This rendered Security University LLC potentially liable for advertising information security classes taught by its “master CISSP instructor.” The company that administers the CISSP exam says the university can use “CISSP,” but objects to adding “master” because it recognizes no such designation.

Orrick, Herrington & Sutcliffe partner E. Joshua Rosenkranz argues in a cert petition filed Sept. 15 that the case would already be over in the Ninth or Third circuit. “Nominative fair use protects a host of beneficial activities, like comparative advertising, product review, criticism, and parody,” he writes. “The doctrine is more important now than ever before.”

Rules for Online Videos

Stephanie Lenz’s children have been dancing their way across YouTube and the federal court decisions for nearly a decade. In 2007 Lenz sued Universal Music for instructing YouTube to take down a 29-second video of her kids dancing to Prince’s “Let’s Go Crazy.”

The Ninth Circuit ruled last year that Universal and other copyright holders must consider the defense of fair use before filing takedown notices under the Digital Millennium Copyright Act (DMCA). But the court also ruled that the copyright holder’s own subjective belief that a use isn’t fair meets the standard. See, “Crazy for Fair Use,” in the November 2015 issue of The Intellectual Property Strategist.

Both sides are asking the Supreme Court to review the Ninth Circuit’s ruling. Lenz, who is represented by the Electronic Frontier Foundation and Keker & Van Nest, says the ruling “gives a free pass to the censorship of online speech.”‘

Universal, which is represented by Sidley Austin and Munger, Tolles & Olson, argues that a takedown notice doesn’t require a fair use assessment. It also argues that Lenz never had standing to bring her suit because her video was restored to YouTube long before she went to court. Lenz “seeks only a symbolic vindication of a bare statutory right,” Sidley’s Mark Haddad wrote in Universal’s petition.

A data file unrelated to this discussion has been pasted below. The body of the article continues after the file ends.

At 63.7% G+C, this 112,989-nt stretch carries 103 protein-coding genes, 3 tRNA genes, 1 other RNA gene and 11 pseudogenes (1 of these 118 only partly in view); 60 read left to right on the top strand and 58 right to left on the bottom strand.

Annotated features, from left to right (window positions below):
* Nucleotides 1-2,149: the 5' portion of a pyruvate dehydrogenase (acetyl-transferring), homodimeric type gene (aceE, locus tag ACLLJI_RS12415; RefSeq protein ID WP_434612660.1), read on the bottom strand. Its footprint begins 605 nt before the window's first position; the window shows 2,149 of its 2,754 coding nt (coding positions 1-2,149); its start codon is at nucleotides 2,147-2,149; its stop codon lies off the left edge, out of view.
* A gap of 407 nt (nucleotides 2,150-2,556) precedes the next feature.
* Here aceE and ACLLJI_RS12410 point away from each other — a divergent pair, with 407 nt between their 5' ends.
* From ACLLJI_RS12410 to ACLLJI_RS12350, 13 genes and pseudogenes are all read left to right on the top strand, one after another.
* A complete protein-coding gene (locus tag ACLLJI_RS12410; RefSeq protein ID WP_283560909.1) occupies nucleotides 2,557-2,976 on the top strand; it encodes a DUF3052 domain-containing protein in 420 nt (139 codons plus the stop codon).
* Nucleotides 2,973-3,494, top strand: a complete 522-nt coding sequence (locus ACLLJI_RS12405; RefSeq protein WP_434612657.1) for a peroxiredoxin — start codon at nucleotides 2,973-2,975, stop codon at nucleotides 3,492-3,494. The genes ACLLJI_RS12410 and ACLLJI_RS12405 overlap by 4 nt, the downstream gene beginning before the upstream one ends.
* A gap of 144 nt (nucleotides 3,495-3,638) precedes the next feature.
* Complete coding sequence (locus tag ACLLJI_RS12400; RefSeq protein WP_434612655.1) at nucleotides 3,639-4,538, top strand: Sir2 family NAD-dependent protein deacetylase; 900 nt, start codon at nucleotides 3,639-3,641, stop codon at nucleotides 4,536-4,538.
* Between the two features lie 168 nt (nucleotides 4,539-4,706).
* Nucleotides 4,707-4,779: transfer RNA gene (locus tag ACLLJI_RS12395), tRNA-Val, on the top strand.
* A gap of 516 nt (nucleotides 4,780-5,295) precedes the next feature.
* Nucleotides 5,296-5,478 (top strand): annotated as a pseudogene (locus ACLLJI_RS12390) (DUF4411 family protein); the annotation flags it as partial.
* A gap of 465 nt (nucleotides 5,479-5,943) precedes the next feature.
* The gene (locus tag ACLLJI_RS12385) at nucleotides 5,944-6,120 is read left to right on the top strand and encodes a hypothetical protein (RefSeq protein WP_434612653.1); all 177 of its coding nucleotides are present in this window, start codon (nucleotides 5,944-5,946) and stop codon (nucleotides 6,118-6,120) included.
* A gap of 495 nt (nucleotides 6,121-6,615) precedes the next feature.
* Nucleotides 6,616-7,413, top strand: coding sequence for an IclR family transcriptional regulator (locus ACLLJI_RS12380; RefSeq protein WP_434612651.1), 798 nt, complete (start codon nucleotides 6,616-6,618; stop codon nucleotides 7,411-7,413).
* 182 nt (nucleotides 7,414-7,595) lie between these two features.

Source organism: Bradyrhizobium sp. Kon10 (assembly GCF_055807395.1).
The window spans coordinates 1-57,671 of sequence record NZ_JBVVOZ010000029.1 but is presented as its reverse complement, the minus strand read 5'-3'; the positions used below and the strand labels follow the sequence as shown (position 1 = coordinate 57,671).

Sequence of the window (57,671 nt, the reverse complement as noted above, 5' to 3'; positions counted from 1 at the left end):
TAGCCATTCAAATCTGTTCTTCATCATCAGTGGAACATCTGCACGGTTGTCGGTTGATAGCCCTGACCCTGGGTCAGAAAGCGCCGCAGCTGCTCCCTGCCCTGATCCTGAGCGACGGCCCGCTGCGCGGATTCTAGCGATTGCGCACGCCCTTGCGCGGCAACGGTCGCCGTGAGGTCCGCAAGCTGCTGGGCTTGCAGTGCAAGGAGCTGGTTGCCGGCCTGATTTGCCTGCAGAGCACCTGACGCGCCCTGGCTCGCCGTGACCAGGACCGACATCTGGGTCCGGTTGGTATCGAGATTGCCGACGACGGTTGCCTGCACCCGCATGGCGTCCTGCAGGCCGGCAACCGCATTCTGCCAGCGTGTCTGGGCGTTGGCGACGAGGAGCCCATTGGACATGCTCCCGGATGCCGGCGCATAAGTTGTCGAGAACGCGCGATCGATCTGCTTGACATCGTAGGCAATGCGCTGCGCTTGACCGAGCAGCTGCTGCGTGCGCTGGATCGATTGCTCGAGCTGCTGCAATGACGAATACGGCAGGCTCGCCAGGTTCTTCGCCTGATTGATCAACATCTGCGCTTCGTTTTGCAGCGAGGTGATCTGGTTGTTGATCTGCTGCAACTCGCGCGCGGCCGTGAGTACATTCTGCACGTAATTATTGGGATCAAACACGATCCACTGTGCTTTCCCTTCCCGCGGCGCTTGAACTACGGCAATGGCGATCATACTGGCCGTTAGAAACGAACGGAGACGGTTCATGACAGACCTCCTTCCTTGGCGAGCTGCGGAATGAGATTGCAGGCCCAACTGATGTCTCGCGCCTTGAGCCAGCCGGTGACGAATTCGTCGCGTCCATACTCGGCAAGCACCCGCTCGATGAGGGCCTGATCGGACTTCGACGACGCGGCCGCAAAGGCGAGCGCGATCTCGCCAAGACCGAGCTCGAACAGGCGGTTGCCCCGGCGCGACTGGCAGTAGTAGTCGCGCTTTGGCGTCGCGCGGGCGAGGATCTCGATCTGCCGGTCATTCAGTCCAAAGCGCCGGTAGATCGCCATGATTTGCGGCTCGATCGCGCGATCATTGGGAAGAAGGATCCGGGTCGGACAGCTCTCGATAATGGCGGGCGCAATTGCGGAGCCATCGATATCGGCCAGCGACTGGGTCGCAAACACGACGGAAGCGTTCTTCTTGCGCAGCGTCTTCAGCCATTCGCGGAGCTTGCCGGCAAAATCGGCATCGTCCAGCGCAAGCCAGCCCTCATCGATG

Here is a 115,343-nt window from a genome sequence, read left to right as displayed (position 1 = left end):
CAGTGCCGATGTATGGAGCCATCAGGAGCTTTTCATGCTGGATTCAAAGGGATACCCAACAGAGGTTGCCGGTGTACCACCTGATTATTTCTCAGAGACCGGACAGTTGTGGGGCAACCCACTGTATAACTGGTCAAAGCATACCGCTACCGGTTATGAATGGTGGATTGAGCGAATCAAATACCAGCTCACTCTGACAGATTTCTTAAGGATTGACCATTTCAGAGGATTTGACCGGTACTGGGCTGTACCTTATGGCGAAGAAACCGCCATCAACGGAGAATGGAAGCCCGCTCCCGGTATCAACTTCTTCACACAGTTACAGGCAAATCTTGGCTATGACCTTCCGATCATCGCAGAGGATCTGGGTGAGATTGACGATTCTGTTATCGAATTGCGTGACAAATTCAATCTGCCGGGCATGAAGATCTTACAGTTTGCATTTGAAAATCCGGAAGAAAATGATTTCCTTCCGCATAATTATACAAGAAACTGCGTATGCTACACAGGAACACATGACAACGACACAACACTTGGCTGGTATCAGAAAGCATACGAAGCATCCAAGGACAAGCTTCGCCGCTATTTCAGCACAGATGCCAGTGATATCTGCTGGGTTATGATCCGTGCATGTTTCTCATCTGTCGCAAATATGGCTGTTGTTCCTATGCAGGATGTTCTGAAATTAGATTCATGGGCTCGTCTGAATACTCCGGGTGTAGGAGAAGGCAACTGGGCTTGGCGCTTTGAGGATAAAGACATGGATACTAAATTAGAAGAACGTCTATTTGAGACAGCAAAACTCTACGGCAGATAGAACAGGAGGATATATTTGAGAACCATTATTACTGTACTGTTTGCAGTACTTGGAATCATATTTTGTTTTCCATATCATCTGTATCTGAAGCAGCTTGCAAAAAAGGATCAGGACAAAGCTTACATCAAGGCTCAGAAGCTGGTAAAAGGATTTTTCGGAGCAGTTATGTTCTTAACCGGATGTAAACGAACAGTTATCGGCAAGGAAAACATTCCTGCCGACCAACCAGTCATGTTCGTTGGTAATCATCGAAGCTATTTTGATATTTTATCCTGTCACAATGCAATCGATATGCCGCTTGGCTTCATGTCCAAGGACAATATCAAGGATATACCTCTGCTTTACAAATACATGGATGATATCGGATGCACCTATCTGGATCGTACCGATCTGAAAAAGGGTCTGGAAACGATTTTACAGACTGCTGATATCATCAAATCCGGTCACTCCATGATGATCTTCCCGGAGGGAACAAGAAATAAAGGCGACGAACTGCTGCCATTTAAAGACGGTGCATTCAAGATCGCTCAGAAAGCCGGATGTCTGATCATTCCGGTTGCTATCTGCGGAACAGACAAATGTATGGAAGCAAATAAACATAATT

EFF staff attorney Daniel Nazer scoffs at that argument in an interview. “It’s obvious our client has experienced a concrete, particularized harm,” he says. “She had her video taken down. It’s particular to her; it’s not a generalized abstract grievance.”

Lenz and Universal could have company soon in the Supreme Court cert pool. In June, the Second Circuit ruled that the DMCA’s safe harbor provision protected Vimeo.com from a copyright suit by numerous record labels. The facts of that case appear more favorable for the recording industry ‘ when Vimeo users inquired about adding copyrighted music to their videos, one Vimeo employee told them they have a “don’t ask, don’t tell” policy. Another said the company’s “official policy” was to follow applicable law, but the “off-the-record answer” was to “go ahead and post it.”

That wasn’t enough to prove that Vimeo had actual knowledge of specific infringement. “Employees of service providers cannot be assumed to have expertise in the laws of copyright,” Second Circuit Judge Pierre Leval wrote in Capitol Records v. Vimeo, 14-1048 (2d Cir. 2016). No cert petition has been filed yet, but the case was argued by Quinn Emanuel’s Sullivan for Vimeo and Sidley’s Carter Phillips for the record labels, two advocates who know their way around the Supreme Court.

“I can imagine the court is going to take a DMCA case at some point,” says Stanford’s Lemley. But it’s less likely, he says, “with the circuits mostly in line on these issues.”


Scott Graham writes for The Recorder, the San Francisco-based ALM sibling of The Intellectual Property Strategist.‘He can be reached at sgraham@alm.com.

The views expressed in the article are those of the authors and not necessarily the views of their clients or other attorneys in their firm.